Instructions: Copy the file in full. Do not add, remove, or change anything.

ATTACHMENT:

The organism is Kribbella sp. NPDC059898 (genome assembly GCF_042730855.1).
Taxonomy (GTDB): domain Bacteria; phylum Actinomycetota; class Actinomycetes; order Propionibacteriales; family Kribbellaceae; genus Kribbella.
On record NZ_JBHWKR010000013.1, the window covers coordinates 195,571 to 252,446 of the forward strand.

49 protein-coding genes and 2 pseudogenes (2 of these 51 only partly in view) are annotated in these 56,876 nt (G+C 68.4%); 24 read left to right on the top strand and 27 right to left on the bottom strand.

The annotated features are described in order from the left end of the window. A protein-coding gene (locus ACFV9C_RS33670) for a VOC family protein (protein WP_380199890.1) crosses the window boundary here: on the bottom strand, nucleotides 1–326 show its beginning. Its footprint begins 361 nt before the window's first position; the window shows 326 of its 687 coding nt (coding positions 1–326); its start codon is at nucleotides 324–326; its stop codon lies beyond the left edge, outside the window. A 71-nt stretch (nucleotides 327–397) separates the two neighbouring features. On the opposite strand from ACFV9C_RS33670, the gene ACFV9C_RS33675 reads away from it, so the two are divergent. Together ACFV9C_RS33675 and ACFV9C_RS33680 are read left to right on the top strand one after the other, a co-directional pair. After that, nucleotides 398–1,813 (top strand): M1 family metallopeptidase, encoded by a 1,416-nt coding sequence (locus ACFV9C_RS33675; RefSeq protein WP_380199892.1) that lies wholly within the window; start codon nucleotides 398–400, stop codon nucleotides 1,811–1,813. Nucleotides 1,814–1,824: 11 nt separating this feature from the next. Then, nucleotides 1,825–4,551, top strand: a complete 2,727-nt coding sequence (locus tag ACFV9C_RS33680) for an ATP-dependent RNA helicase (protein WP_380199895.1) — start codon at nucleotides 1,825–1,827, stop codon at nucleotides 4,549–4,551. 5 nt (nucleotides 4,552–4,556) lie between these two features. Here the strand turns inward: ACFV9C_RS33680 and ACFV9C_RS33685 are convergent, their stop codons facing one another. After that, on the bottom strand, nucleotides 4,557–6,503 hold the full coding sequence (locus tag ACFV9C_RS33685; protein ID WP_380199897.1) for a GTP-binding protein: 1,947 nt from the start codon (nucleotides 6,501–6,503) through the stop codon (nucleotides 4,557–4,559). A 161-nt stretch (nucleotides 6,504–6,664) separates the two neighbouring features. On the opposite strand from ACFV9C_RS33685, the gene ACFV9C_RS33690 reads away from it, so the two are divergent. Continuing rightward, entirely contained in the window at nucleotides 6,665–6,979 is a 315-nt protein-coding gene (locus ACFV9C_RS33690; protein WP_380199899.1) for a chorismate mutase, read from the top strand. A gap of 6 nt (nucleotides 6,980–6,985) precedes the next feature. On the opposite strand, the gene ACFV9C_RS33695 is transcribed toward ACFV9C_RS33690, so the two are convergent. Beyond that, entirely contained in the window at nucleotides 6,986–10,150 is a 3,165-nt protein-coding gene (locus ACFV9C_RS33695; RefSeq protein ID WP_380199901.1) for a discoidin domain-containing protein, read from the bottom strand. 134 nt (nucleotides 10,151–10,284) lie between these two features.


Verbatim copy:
The organism is Kribbella sp. NPDC059898 (genome assembly GCF_042730855.1).
Taxonomy (GTDB): domain Bacteria; phylum Actinomycetota; class Actinomycetes; order Propionibacteriales; family Kribbellaceae; genus Kribbella.
On record NZ_JBHWKR010000013.1, the window covers coordinates 195,571 to 252,446 of the forward strand.

49 protein-coding genes and 2 pseudogenes (2 of these 51 only partly in view) are annotated in these 56,876 nt (G+C 68.4%); 24 read left to right on the top strand and 27 right to left on the bottom strand.

The annotated features are described in order from the left end of the window. A protein-coding gene (locus ACFV9C_RS33670) for a VOC family protein (protein WP_380199890.1) crosses the window boundary here: on the bottom strand, nucleotides 1–326 show its beginning. Its footprint begins 361 nt before the window's first position; the window shows 326 of its 687 coding nt (coding positions 1–326); its start codon is at nucleotides 324–326; its stop codon lies beyond the left edge, outside the window. A 71-nt stretch (nucleotides 327–397) separates the two neighbouring features. On the opposite strand from ACFV9C_RS33670, the gene ACFV9C_RS33675 reads away from it, so the two are divergent. Together ACFV9C_RS33675 and ACFV9C_RS33680 are read left to right on the top strand one after the other, a co-directional pair. After that, nucleotides 398–1,813 (top strand): M1 family metallopeptidase, encoded by a 1,416-nt coding sequence (locus ACFV9C_RS33675; RefSeq protein WP_380199892.1) that lies wholly within the window; start codon nucleotides 398–400, stop codon nucleotides 1,811–1,813. Nucleotides 1,814–1,824: 11 nt separating this feature from the next. Then, nucleotides 1,825–4,551, top strand: a complete 2,727-nt coding sequence (locus tag ACFV9C_RS33680) for an ATP-dependent RNA helicase (protein WP_380199895.1) — start codon at nucleotides 1,825–1,827, stop codon at nucleotides 4,549–4,551. 5 nt (nucleotides 4,552–4,556) lie between these two features. Here the strand turns inward: ACFV9C_RS33680 and ACFV9C_RS33685 are convergent, their stop codons facing one another. After that, on the bottom strand, nucleotides 4,557–6,503 hold the full coding sequence (locus tag ACFV9C_RS33685; protein ID WP_380199897.1) for a GTP-binding protein: 1,947 nt from the start codon (nucleotides 6,501–6,503) through the stop codon (nucleotides 4,557–4,559). A 161-nt stretch (nucleotides 6,504–6,664) separates the two neighbouring features. On the opposite strand from ACFV9C_RS33685, the gene ACFV9C_RS33690 reads away from it, so the two are divergent. Continuing rightward, entirely contained in the window at nucleotides 6,665–6,979 is a 315-nt protein-coding gene (locus ACFV9C_RS33690; protein WP_380199899.1) for a chorismate mutase, read from the top strand. A gap of 6 nt (nucleotides 6,980–6,985) precedes the next feature. On the opposite strand, the gene ACFV9C_RS33695 is transcribed toward ACFV9C_RS33690, so the two are convergent. Beyond that, entirely contained in the window at nucleotides 6,986–10,150 is a 3,165-nt protein-coding gene (locus ACFV9C_RS33695; RefSeq protein ID WP_380199901.1) for a discoidin domain-containing protein, read from the bottom strand. 134 nt (nucleotides 10,151–10,284) lie between these two features.